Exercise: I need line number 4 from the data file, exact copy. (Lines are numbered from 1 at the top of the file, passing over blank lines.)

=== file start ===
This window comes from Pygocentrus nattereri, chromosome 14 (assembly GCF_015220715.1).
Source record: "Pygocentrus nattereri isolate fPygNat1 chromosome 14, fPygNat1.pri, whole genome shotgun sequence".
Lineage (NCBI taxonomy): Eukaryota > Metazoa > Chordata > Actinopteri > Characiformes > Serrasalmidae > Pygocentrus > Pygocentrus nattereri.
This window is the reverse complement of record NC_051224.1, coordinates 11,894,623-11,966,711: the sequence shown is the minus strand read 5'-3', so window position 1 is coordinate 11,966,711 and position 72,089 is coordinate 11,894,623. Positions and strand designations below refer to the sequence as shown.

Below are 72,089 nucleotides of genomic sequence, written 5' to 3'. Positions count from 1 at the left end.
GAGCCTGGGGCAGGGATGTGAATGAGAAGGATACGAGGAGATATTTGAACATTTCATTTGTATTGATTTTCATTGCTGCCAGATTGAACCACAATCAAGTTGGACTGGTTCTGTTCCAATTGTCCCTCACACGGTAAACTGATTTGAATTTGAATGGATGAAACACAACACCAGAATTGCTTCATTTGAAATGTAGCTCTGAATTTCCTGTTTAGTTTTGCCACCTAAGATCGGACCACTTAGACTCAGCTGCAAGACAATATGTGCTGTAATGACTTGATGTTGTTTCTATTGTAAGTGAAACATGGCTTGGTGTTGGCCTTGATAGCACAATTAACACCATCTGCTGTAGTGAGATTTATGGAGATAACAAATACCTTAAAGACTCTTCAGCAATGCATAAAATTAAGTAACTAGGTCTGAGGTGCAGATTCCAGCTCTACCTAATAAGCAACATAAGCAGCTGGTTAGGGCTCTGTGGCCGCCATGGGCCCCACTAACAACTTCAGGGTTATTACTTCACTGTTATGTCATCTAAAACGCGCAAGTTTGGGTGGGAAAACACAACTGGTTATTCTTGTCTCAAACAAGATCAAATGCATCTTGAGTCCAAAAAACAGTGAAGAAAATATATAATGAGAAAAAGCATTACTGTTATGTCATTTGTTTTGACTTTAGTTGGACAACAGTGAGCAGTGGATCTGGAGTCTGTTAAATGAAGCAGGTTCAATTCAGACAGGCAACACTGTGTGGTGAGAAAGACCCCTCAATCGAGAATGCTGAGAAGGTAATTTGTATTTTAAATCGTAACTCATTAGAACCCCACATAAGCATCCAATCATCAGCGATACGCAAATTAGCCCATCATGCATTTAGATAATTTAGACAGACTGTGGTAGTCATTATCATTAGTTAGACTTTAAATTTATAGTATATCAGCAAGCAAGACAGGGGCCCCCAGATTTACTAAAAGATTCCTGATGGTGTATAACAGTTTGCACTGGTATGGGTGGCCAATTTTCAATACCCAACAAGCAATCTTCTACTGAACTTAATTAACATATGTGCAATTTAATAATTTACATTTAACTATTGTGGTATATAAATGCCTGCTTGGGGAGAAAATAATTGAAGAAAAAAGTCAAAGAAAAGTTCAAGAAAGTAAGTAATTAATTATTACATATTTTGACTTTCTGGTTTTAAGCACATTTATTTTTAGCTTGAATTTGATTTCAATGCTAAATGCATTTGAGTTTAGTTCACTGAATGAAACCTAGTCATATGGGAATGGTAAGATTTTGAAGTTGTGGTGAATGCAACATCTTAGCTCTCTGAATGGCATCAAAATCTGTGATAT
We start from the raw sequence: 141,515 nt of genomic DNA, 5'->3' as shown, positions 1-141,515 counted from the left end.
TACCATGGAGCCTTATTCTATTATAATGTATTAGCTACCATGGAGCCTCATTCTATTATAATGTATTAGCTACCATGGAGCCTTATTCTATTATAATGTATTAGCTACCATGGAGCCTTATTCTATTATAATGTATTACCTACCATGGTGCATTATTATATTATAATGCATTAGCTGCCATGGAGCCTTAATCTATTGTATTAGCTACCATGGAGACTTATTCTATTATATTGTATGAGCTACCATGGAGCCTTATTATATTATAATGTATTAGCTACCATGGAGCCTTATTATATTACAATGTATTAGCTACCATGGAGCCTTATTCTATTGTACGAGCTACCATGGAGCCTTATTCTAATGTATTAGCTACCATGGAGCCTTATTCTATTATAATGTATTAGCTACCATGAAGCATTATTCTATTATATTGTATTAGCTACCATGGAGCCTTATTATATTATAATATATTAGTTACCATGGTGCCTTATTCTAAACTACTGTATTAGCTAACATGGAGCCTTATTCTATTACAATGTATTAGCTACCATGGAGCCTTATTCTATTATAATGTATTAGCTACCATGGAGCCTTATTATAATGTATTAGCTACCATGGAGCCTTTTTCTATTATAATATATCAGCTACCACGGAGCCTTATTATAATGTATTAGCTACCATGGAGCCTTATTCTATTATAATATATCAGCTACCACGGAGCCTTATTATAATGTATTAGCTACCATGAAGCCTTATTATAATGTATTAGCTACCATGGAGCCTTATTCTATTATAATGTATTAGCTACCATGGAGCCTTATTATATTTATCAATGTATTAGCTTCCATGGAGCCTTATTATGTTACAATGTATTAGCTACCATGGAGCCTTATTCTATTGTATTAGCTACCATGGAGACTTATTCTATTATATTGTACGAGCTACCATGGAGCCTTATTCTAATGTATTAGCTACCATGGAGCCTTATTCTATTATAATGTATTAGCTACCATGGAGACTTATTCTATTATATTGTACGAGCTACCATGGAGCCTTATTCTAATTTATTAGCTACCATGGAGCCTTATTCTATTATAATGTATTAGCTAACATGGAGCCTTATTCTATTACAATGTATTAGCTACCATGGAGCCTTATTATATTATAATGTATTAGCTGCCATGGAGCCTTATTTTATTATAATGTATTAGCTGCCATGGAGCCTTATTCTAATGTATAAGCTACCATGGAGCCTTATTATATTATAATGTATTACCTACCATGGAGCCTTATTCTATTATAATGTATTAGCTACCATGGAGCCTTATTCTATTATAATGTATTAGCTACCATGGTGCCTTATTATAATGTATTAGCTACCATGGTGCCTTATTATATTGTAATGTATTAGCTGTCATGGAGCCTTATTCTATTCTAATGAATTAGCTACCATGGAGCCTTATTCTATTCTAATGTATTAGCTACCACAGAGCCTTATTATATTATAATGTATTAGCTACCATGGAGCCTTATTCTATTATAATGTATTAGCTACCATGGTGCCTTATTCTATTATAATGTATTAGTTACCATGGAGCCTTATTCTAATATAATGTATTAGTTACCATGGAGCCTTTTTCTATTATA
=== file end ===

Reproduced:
This window is the reverse complement of record NC_051224.1, coordinates 11,894,623-11,966,711: the sequence shown is the minus strand read 5'-3', so window position 1 is coordinate 11,966,711 and position 72,089 is coordinate 11,894,623. Positions and strand designations below refer to the sequence as shown.